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Are the Mets exercising enough caution with injured players?

Photo credit: ernstl

The laughably ignored “Prevention and Recovery” motto of 2010 is just a distant memory, but how much has the way the Mets handle injuries really changed under Sandy Alderson and Terry Collins‘ regime?

The Mets’ biggest free agent signing of the off-season was new closer Frank Francisco, who agreed to a two-year, $12 million contract. He’s had a terrible spring, and over the past couple of days we found out that he has been bothered by a sore knee. Francisco finally went for an MRI on Monday.

Collins spoke to reporters, and had this to say about Francisco’s injury:

“It’s been bothering him all spring,” Collins said. “We thought it was getting better. He wanted to pitch through it. There were some days it didn’t bother him very much. The other day, when he threw the two innings, it stiffened up on him. The next day it was irritating him a little bit, so we had him checked and we’ll see where we are.”

I’m not a doctor or an athletic trainer, but don’t you think it would have made sense to get a sore knee checked out a bit sooner?

This isn’t up there with Ryan Church being allowed to take cross-country flights and pinch-hit in games days after suffering a concussion in 2008, or even sending Jose Reyes out to bat right-handed after he suffered an oblique injury that bothered him more when he swung from the left side of the plate in 2010… but Collins has already shown limited tolerance for injuries this spring.

On March 13th, New York Post reporter Dan Martin wrote:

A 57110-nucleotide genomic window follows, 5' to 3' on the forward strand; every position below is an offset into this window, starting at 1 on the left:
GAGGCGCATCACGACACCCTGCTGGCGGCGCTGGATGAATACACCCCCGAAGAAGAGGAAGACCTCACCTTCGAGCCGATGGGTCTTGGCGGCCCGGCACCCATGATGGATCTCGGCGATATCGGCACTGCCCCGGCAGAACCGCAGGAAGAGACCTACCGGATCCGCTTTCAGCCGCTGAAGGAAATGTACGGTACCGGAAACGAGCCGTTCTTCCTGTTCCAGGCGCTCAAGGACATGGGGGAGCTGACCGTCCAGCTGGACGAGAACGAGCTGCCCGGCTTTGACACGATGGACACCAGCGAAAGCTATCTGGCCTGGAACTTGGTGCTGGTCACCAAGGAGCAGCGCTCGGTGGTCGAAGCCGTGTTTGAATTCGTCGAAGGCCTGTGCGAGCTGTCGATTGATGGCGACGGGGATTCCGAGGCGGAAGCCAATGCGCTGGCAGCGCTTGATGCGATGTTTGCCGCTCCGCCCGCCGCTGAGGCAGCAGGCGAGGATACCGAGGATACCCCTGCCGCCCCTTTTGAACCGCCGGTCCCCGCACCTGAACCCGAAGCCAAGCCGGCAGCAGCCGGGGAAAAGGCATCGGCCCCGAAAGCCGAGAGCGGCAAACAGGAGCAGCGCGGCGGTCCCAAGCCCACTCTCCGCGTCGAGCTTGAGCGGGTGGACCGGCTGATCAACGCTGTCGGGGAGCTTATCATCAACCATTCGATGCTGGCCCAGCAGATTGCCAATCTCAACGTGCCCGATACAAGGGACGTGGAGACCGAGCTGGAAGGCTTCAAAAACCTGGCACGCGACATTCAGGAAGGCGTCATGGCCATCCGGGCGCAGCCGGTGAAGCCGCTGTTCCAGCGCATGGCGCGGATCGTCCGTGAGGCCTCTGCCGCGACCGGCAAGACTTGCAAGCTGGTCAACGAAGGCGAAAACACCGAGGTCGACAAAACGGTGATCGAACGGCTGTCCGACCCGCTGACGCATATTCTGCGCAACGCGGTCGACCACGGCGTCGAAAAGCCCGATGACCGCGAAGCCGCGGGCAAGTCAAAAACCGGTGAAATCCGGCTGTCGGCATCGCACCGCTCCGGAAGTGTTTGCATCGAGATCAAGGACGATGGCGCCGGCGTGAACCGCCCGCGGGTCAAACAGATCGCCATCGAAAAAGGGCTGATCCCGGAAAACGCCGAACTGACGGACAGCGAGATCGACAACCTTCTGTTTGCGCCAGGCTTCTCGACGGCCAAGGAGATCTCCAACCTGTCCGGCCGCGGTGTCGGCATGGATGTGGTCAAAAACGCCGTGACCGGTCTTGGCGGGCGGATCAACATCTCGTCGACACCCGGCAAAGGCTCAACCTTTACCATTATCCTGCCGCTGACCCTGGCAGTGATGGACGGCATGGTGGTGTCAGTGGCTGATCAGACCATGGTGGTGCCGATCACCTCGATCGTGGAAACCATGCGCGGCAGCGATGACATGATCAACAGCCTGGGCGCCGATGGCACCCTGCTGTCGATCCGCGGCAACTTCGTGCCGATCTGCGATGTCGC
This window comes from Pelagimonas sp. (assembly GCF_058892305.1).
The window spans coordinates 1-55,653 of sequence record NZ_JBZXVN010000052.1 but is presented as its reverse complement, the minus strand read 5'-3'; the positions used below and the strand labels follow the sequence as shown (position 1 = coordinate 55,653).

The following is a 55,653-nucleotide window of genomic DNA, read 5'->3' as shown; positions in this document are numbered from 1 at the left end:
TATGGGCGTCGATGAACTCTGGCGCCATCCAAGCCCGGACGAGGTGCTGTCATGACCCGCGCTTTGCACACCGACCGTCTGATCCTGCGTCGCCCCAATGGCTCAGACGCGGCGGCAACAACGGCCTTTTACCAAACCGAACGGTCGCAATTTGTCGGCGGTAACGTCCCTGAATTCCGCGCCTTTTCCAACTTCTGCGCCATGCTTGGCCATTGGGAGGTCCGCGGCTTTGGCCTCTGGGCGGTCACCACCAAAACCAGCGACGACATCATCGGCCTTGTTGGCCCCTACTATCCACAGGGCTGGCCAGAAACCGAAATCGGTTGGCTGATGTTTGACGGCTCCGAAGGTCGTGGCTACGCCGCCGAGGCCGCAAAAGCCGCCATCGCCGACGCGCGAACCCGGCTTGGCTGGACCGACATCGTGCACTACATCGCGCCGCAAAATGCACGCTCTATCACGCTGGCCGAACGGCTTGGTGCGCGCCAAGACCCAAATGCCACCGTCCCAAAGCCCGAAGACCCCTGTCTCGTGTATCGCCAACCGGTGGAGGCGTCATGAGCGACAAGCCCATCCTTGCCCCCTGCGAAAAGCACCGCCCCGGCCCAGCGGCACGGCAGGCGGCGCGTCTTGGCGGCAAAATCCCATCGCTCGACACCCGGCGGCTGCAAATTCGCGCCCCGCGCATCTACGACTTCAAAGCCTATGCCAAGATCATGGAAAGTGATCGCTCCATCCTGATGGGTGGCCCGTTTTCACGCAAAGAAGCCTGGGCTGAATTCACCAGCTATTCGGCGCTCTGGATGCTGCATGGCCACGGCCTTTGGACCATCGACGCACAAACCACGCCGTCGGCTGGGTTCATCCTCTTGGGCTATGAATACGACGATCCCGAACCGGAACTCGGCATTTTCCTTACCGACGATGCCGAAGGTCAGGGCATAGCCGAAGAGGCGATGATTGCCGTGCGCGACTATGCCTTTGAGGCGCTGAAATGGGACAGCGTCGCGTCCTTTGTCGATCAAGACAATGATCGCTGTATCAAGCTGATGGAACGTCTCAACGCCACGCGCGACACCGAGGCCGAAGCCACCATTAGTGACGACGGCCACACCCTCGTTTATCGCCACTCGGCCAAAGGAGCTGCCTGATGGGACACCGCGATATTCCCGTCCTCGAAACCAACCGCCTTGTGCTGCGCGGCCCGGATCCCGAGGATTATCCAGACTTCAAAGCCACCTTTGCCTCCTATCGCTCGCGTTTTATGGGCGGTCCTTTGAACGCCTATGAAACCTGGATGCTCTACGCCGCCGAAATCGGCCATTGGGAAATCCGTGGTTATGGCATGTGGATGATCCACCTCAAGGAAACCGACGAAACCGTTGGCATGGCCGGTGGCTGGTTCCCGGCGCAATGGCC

Asked why [Ruben Tejada]  was scratched shortly before [March 13th]’s game [with a groin injury], a visibly irritated Collins said, “Shocker. It’s not serious. It doesn’t have to be here. You need an aspirin, you’re off for the day.”

“I’m just getting tired of going in the training room, where I’ve got to sweat to see who can walk out of there,” Collins added.

If I were a player on Collins’ team, I’d be concerned that a trip to the trainer’s room would land me in the manager’s dog house… hopefully I wouldn’t put it off to the point where I did more damage.

I’d like to think that the Mets are being more cautious with their players now then they were when Omar Minaya, Willie Randolph and Jerry Manuel were running the show, but it sure doesn’t seem like the tune has changed very much, does it?

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3 thoughts on “Are the Mets exercising enough caution with injured players?

  1. Baseball (and the other sports as well, I’d imagine) has always been like that, I’m afraid. I’m sure you’ve read “Ball Four”. All you had to do was say “my arm’s a little stiff” and you were gone. What’s worse, though, are the stories of all those pitchers and players who never made The Show because they were afraid to tell their clubs–and with good reason–that they were injured. Nothing’s changed in baseball except that there’s more money involved.

    Worse than the clubs, themselves, in my opinion, is the press. They berate, mock, and batter anyone out with an injury and praise players who “play through” them (no matter how much long term damage they may be doing to themselves).

    And its worth noting that its no different in the real world. I remember people coming to work at my old job with serious illnesses–when a day or two of rest would’ve gotten them well or better more quickly–for the justifiable fear of being fired.

    Bosses universally have short sighted mentalities. It all reminds me of the iconic, humorous headstone that reads “I told you I was sick”.


    1. I agree with you about the media, and I’m aware that it’s hardly a new problem in baseball. Leaving aside basic decency, the amount of money invested in players these days should convince organizations that it’s time to take another look at the old ways.


    2. Top to bottom, I couldn’t agree more with M.J.’s analysis. My thoughts exactly. Americans are supposed to tough it out, regardless of the cost to the individual or to the society as a whole. It’s absurd, pointless, and counterproductive, but I don’t expect it to change anytime soon, like in the next thousand years.


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